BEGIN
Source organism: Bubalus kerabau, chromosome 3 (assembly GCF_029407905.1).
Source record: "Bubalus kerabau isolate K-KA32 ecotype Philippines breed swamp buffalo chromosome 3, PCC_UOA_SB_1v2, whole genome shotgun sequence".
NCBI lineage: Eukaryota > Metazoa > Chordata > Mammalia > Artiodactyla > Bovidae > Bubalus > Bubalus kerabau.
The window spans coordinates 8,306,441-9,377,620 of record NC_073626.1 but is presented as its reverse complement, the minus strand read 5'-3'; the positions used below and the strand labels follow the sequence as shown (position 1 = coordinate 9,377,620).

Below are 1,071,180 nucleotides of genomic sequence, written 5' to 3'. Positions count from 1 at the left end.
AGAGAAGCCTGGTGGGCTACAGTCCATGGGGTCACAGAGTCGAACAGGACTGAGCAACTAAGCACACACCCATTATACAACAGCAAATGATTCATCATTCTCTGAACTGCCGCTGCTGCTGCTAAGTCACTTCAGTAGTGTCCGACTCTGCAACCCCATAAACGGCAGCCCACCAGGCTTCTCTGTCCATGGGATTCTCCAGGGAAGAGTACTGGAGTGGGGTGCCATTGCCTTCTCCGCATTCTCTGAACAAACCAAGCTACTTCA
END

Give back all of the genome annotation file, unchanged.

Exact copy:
Source organism: Bubalus kerabau, chromosome 3 (assembly GCF_029407905.1).
Source record: "Bubalus kerabau isolate K-KA32 ecotype Philippines breed swamp buffalo chromosome 3, PCC_UOA_SB_1v2, whole genome shotgun sequence".
NCBI lineage: Eukaryota > Metazoa > Chordata > Mammalia > Artiodactyla > Bovidae > Bubalus > Bubalus kerabau.
The window spans coordinates 8,306,441-9,377,620 of record NC_073626.1 but is presented as its reverse complement, the minus strand read 5'-3'; the positions used below and the strand labels follow the sequence as shown (position 1 = coordinate 9,377,620).

Below are 1,071,180 nucleotides of genomic sequence, written 5' to 3'. Positions count from 1 at the left end.
AGAGAAGCCTGGTGGGCTACAGTCCATGGGGTCACAGAGTCGAACAGGACTGAGCAACTAAGCACACACCCATTATACAACAGCAAATGATTCATCATTCTCTGAACTGCCGCTGCTGCTGCTAAGTCACTTCAGTAGTGTCCGACTCTGCAACCCCATAAACGGCAGCCCACCAGGCTTCTCTGTCCATGGGATTCTCCAGGGAAGAGTACTGGAGTGGGGTGCCATTGCCTTCTCCGCATTCTCTGAACAAACCAAGCTACTTCA